This is going to be a tough week for Mrs.Obama.
Honestly, I don’t care what the comedian Jay Mohr has to say. It’s his job to be offensive. He knows that the more offensive he is the more airplay he gets and by extension the bigger his salary becomes.
But the no great beauty comment by Iman, well, that kinda hit home.
And before you say, “She’s just voicing her opinion,” her observation of Michelle Obama goes a lot deeper than just a casual comment by a public figure about a major public official as one blogger asked does Michelle Obama make dark skin stylish?
Obviously Iman doesn’t think so and to a wide section of the public we dark skinned Black woman still have a long way to go before we’re considered as beautiful as our lighter skinned sisters black or white and that’s with or without the First Lady’s help.
Iman does go on to say that Ms. Obama is, “So bright and interesting looking and in the end that will always take you farther.” However, I don’t understand what Iman means by interesting looking?
An axolotl is interesting looking but they aren’t too many people out there who want to look like that! And I’m pretty sure Michelle Obama like most women, myself included, like to be complimented on our beauty as well as our intellect.
But I’m sure Iman’s comments wouldn’t be the first time Michelle Obama has heard or been told ‘she’s no great beauty’ or ‘that she’s not pretty’ by a sista.
I can relate to that.
Like most dark skinned black women I too, grew up being told over and over again by my peers and in some cases by adults that I was ugly and when I wasn’t told that it was often decided that I would be really pretty if I weren’t so black.
Great! I would be really pretty if I didn’t look like me! LOL
Anyway, for some girls that would’ve been enough to inflict lasting emotional damage but what hurt the most weren’t the jokes about my dark skin, I got used to those, it was the barage of comments I would always undoubtedly face from a schoolmate if my mom picked me up or visited me at school.
The next day I would be asked one or all of these questions, “Are you sure that’s your mom?” or “Are you adopted?” and the best of them all, “Your mom is so pretty..how come you look like that?”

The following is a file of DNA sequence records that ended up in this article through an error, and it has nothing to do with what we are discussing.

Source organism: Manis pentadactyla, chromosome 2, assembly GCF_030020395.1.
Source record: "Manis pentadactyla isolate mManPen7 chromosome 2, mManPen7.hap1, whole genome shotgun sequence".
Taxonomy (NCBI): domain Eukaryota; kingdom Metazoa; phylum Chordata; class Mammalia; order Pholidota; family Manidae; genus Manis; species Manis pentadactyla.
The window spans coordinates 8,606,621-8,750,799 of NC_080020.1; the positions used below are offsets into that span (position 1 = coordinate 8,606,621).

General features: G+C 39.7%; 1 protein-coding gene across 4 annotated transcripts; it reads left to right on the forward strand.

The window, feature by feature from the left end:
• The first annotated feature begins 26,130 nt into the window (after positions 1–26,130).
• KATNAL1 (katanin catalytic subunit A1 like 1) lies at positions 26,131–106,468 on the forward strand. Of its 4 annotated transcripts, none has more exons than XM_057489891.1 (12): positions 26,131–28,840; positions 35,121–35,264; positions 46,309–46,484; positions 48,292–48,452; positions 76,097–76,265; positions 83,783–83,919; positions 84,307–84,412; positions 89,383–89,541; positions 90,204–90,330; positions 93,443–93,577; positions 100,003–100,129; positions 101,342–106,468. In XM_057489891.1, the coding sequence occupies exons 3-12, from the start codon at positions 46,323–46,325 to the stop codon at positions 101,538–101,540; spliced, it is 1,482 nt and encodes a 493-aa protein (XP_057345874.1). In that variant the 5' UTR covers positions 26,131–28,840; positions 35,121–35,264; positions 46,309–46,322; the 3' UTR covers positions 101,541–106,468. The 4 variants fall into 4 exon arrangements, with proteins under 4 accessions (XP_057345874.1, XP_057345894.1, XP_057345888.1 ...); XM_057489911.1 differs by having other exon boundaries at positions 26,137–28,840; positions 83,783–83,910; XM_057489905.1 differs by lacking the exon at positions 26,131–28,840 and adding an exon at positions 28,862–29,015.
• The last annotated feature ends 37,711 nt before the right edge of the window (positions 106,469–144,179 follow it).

And for the rest of the day I would be left thinking that the words pretty and beautiful were reserved for those with lighter skin (my mom is biracial and my sister has lighter skin) than mine and that I would never be called beautiful by anyone outside my immediate family.
Inevitably those thoughts would pass until the next time my mom visited the school and then the process of self doubt and self-pity would start all over again.
Those comments have helped to shape my world view but they also prepared me to face the cruelty and pain in the world with grace and dignity. And although I no longer face ridicule, I have never allowed myself to forget what it feels like to be on the opposite end of hateful comments and I credit those bullies and ignoramuses for heightening my ability to empathize not just with those of my race or in my community but with my fellow human being regardless of sexuality, gender, race or complexion.
But they were days that I was afraid to go to school because I knew that most of my day would be spent in emotional turmoil. A teenager has more than enough to deal with and managing emotional conflict with her peers shouldn’t be one of them.
Luckily my parents didn’t allow those comments to destroy my self esteem or my self worth and I thank them every day for molding me into the woman that I am. But many Black women aren’t as lucky as I was and millions of them continue to be at war with their dark skin and seek to change their complexion by any means necessary.
A simple Google search, dark skinned black women, provides valuable insight into this psychological dilemma that continues to plague the black community and the world in general when it comes to seeing beauty in the Black race.
Even the term classic beauty when Googled produces not one black woman in fact none of the top 20 women in that search have dark skin!
While our concept of beauty continues to evolve be it very, very slowly sadly we have not reached the point where a tall, dark skinned Black woman can be considered a classic or great beauty by the majority on this planet.
I wonder when, if ever, we’ll reach that point.
**Update** Just Googled Classic Beauty and I actually came across two black women! One was Iman and the other, was this lady..wow progress. Two black women can be called classic beauties! Progress!!! Lol